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Design for reuse of existing buildings applied to the Canada- France-Hawaii-Telescope structure 2012
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Title | Design for reuse of existing buildings applied to the Canada- France-Hawaii-Telescope structure |
Creator |
Angers, Mathieu |
Publisher | University of British Columbia |
Date Created | 2012-04-13T21:47:05Z |
Date Issued | 2012-04-13 |
Date | 2012 |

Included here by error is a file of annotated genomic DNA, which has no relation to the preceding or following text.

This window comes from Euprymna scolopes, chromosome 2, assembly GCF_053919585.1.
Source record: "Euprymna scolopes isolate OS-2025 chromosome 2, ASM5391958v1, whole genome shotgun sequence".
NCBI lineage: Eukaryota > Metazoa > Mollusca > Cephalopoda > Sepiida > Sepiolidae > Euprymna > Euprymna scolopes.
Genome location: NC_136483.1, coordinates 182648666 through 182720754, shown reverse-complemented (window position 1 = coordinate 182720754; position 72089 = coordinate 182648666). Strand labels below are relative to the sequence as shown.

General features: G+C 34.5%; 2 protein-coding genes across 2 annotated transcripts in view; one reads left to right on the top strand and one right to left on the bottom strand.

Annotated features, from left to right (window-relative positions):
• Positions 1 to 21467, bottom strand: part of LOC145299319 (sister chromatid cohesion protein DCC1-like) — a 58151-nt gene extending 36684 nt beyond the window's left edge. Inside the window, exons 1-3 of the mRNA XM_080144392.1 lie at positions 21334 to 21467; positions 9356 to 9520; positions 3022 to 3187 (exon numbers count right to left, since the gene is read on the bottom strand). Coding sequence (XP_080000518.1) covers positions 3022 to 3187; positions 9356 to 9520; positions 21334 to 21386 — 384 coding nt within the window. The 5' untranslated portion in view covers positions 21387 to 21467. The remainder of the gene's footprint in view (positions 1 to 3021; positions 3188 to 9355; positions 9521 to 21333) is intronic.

Description | Reusing structures is a complex process. However, it can provide significant economic, social and environmental benefits. The reuse of structures requires their prior structural evaluation. This document presents a methodology to evaluate the possibility of reusing an existing structure through a case study of the Canada-France-Hawaii Telescope (CFHT), located in on Mauna Kea Volcano, Hawaii. The operators of the CFHT mandated a research group with members from the University of British Columbia and Empire Dynamic Structures to evaluate the possibility of having the current pier building support the mass and configuration of a proposed new telescope. The original pier was designed in 1974, and thus it was necessary to verify if the structure would meet current codes, particularly those of seismic requirements. The current telescope has a diameter of 3.6 m and the new design would be a 10 or 12 m instrument. The methodology was used to perform a structural evaluation of the CFHT pier building supporting the new CFHT telescope. From the analysis, the following points were concluded: • The bending moment and shear capacities were found to be high enough to resist resulting forces of the proposed new structure. Required steel reinforcement in the walls and slabs of the pier building are comparable to those found in the current structure. They were judged to be sufficient for supporting the new telescope. • The footing structural resistance was found to be satisfactory. Also, differential settlements were found to be under an acceptable level. • The soil bearing capacity was evaluated by Dames & Moore (1973) to be 191 kPa. Under gravity loads, the pressure induced by the footings was considered to be satisfactory. However, in an earthquake condition, the design bearing capacity of the soil is commonly assumed to be 33% greater than in a static condition due to the dynamic nature of the loading. With this assumption, the capacity of the soils is found to be satisfactory. However, it is recommended that there be further geotechnical soil and foundation evaluation. It is concluded the CFHT pier can be reused for the installation of the proposed new telescope. |